Rashi quotes this explanation from the Talmud, Tractate Kiddushin.

This is also explicitly stated in Malachi 2:11-12.
Is it explained anywhere why being a Jew or a Gentile is determined only by the mother? I thought it might be good to explain why to anyone who might ask this.
In this discourse, on video,

the Lubavitcher Rebbe explains a rationale for this Torah Law.

Synopsis: "Torah establishes that a child’s People is traced through the mother – who carries and nourishes the growing baby [fetus], and who devotedly struggles through the pains of pregnancy, labor and childbirth. There are those who wish to steal the child from its mother, by 'voting' that a child can belong to the father’s People instead. All women [Jews and Gentiles] should object to such a possibility."
Daniel2 Wrote:Sh'lom and happy 5770!
Does it say anywhere in the written Torah or the Oral Torah sources that one's biological mother determines whether one is Jewish or a Gentile? I know it's true, but I thought it might be good to know the sources where it says this to prove to others who might question this fact.

Ezra 10:3 also shows that the children of Jewish men and Gentile women are not Jewish.
(08-02-2013, 06:05 PM)Neil Wrote: Hi there, I would be grateful if the Rabbi could advise how a Noahide should react to situations where a Jew is dating or in established relations with a non-Jew i.e male/female.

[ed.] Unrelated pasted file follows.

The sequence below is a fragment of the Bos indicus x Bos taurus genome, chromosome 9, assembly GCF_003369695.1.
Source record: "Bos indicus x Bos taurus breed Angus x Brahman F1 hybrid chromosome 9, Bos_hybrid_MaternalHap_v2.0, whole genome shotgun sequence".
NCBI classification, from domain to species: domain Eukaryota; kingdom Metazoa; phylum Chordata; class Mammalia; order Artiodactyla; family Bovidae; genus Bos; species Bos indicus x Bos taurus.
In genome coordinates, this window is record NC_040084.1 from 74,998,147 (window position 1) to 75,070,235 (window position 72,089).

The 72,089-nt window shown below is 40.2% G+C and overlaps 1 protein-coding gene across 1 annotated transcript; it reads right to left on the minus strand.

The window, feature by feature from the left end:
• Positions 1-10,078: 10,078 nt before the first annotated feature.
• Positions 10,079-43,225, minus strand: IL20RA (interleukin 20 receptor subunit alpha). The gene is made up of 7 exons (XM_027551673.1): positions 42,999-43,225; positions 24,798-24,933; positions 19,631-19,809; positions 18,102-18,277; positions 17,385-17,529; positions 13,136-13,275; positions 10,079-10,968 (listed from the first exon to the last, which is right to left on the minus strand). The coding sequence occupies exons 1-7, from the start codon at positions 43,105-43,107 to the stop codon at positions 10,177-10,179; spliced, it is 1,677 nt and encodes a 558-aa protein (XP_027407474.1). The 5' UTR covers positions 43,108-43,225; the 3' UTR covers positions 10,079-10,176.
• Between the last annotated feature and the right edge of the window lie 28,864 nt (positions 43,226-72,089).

As badly as you may rightfully feel when you learn that this transgression is taking place, as a Gentile, there are two things to remember at the outset:

(1) It will be a noble deed and a great merit for you if you can directly or indirectly apply influence that will bring the couple to discontinue their forbidden intimate relationship - on account of their recognition of the fact that it is intrinsically forbidden. Nevertheless, you won't be liable to punishment from G-d if you choose not to do anything about it, because a Gentile is not obligated to risk incurring harm upon himself, nor even to just go out of his way, to stop a Jew or another Gentile from sinning. (However, it is not permitted for a Gentile to actively help another person commit a sin. On the other hand, a Jew is obligated and held responsible to try to persuade  another Jew to stop sinning, if possible.)